Soren Toft Leans Away From Maersk's Carbon Tax Plan
The head of number-two ocean carrier MSC, Soren Toft, has broken with former boss Soren Skou over the question of a carbon tax for shipping. In a carefully-written statement issued Friday, Toft signaled support for an industry-backed $2 per tonne bunker levy and cast doubt on the effectiveness of a carbon tax until more carbon-neutral fuel solutions are available.
In recent appearances, Maersk CEO Soren Skou has suggested that electrofuels like green methanol and green ammonia provide a known path to zero-carbon shipping. Under his leadership, Maersk has ordered its first methanol-powered vessel, and it will take delivery in 2023.
In order to ensure that costlier green fuels can be competitive, Skou has called for a $450 per tonne bunker tax - less than the $750 per tonne effective tax level recently calculated by Trafigura, but far more than the ICS-backed $2 per tonne R&D levy.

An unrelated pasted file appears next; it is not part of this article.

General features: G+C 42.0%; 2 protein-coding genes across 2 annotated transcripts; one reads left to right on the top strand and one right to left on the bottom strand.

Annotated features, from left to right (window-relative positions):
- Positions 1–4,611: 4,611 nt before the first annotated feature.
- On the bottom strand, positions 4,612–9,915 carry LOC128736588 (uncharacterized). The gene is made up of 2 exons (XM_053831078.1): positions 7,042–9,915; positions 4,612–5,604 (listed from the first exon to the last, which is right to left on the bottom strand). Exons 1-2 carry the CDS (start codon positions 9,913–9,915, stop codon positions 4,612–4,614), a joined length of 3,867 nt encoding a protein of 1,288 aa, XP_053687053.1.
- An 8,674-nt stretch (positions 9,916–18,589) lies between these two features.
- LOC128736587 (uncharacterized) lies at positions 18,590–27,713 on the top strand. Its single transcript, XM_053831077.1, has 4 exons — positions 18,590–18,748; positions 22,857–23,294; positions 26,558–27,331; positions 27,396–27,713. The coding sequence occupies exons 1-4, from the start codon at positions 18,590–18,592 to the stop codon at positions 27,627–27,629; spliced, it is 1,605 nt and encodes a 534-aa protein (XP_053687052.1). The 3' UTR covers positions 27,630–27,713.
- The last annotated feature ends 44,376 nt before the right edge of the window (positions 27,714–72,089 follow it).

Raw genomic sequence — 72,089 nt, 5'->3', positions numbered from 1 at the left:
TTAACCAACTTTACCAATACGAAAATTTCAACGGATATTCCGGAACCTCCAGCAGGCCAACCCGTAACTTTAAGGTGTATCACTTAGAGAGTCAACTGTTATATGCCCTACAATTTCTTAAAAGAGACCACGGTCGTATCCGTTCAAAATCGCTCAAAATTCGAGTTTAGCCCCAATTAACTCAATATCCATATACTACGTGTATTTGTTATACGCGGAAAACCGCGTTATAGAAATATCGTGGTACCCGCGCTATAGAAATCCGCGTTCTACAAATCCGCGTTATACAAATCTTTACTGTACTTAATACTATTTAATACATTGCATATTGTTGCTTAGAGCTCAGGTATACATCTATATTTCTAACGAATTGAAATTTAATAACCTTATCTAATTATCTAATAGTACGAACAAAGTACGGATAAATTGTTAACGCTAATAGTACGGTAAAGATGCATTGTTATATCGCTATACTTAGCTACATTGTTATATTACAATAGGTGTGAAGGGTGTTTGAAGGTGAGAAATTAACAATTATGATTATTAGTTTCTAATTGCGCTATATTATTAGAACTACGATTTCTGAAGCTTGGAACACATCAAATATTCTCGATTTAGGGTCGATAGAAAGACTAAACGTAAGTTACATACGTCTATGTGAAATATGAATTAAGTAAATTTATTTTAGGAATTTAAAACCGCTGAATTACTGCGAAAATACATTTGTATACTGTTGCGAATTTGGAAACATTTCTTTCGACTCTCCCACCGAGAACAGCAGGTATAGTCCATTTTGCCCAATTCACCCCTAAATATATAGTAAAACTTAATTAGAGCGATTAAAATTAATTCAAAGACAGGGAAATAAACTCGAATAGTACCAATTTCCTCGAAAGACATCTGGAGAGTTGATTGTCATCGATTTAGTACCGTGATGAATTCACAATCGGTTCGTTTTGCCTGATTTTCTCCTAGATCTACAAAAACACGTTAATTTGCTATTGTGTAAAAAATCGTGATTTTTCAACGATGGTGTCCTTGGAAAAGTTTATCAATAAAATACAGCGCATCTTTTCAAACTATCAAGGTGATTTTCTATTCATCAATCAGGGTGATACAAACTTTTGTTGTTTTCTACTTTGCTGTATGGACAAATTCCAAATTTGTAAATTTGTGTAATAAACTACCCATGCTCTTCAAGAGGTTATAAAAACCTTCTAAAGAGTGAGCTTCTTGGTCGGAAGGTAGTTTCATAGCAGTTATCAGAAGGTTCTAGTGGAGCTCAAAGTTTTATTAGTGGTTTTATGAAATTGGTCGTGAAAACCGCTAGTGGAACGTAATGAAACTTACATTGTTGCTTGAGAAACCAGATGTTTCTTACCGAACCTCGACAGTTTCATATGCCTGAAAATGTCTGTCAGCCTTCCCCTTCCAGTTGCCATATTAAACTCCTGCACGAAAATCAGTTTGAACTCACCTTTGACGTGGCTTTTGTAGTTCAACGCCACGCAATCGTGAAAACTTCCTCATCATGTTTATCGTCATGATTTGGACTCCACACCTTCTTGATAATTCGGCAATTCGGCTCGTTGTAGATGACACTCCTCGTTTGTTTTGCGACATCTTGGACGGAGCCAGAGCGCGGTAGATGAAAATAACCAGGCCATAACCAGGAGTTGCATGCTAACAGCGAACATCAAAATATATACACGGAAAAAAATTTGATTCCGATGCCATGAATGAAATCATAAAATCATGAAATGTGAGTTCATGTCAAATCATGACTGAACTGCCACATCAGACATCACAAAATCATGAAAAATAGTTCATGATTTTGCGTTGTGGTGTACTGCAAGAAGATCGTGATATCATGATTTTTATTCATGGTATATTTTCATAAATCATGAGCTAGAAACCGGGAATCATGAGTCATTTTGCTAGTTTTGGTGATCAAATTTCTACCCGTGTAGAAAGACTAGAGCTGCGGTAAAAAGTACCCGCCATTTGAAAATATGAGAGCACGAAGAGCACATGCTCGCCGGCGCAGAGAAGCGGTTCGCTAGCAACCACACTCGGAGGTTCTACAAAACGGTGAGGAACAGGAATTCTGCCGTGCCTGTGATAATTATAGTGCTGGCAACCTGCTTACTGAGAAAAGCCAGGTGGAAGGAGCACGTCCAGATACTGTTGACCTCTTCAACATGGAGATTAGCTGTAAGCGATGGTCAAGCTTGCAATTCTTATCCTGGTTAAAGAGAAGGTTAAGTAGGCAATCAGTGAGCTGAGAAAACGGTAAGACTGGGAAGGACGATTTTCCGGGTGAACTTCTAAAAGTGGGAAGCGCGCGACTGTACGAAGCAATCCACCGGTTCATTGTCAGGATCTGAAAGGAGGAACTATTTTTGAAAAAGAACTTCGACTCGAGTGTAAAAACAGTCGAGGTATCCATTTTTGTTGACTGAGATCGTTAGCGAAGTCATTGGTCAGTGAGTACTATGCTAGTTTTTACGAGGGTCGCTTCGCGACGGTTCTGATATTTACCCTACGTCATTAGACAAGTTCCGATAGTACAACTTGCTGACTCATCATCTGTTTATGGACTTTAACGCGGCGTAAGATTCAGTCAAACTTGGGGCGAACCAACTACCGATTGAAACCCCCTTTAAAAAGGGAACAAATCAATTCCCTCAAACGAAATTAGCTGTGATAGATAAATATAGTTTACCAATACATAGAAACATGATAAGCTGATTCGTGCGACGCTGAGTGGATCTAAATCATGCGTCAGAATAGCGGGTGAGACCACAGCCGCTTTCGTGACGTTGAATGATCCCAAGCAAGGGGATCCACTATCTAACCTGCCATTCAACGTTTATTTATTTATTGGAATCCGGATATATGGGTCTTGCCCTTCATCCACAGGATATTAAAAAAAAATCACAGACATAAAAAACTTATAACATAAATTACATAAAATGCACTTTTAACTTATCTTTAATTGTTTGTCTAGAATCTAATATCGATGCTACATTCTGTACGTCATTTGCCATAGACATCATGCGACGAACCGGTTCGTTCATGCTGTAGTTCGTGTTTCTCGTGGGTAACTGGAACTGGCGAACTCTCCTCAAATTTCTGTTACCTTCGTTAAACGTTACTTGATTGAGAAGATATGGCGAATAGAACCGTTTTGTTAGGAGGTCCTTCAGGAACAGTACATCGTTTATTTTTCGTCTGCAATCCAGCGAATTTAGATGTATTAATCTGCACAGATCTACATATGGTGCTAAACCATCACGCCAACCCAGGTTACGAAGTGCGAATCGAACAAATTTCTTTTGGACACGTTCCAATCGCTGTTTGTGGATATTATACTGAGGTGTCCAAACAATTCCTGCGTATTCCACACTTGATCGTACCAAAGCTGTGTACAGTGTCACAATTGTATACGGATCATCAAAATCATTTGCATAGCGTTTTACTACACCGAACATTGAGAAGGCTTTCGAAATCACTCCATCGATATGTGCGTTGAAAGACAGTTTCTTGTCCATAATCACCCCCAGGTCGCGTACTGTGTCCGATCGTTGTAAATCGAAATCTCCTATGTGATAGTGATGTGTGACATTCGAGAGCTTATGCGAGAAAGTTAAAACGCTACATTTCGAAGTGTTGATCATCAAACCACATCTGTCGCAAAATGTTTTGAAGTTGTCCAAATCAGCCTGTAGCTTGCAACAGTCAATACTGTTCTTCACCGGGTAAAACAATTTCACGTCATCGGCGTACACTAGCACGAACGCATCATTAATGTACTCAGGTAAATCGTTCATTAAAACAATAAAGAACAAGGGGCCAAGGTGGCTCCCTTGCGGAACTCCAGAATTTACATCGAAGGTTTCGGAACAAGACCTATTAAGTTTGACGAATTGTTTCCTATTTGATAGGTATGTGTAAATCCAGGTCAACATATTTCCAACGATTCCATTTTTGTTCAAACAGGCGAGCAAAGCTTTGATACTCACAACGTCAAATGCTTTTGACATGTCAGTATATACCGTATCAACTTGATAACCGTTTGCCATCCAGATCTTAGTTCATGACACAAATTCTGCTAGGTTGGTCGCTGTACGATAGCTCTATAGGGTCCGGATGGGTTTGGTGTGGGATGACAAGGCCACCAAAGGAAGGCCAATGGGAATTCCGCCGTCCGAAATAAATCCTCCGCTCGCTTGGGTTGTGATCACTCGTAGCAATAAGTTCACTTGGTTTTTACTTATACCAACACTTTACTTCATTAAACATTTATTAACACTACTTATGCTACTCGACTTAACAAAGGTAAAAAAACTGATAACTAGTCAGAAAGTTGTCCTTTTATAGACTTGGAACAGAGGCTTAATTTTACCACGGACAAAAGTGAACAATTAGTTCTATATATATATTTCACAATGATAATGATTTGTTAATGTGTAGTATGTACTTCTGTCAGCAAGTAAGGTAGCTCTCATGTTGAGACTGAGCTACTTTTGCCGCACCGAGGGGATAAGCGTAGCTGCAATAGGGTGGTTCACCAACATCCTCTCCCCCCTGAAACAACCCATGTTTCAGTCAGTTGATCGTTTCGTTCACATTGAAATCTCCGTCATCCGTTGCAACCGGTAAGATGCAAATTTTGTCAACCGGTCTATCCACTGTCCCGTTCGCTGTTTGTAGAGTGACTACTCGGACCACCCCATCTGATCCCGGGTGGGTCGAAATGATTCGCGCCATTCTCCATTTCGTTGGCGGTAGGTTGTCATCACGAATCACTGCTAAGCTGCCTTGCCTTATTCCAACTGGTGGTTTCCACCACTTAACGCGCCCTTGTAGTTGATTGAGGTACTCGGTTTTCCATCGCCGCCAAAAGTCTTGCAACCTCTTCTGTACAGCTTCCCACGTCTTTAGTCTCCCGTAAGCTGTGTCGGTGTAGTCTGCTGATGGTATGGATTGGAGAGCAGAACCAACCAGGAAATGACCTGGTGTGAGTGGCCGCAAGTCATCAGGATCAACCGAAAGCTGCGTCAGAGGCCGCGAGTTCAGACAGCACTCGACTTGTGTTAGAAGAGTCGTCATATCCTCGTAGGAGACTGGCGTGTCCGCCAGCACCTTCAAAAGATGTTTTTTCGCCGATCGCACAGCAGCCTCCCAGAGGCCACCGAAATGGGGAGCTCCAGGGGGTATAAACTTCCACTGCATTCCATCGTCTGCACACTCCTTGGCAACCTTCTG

In a statement Friday, Toft suggested that - contrary to Maersk's experience - "scalable long-term solutions simply do not currently exist for us to deploy on our ships." Rather, Toft's MSC believes that supply chain issues and technical questions must be solved before new fuels can be scaled up for the shipping industry. Given this question of availability, he expressed ambivalence about the effectiveness of carbon pricing until after more R&D has been completed and low-carbon solutions exist at scale. As a solution, he reiterated MSC's support for the ICS-backed $2 per tonne, $5 billion, 10-year-long research levy to investigate carbon-neutral fuels.
Given IMO's implementation process and the length of the ICS-backed R&D program, its completion could be as far away as the mid-2030s. During the last IMO MEPC meeting in November, the World Shipping Council (WSC) confirmed that the initiative is designed to roll out solutions for industry beginning next decade. By contrast, Skou has called on IMO to support known technologies with a steep carbon tax within the second half of the 2020s.
Toft was once Skou's second-in-command at Maersk, serving as EVP and COO. He was tipped as Skou's likely successor, but he departed Maersk suddenly in November 2019 for an undisclosed outside role. After a year's hiaitus, he reappeared as CEO of MSC in December 2020, and he has led the number-two line on a spree of vessel orders and second-hand acquisitions - putting it on track to exceed Maersk Line on a TEU basis.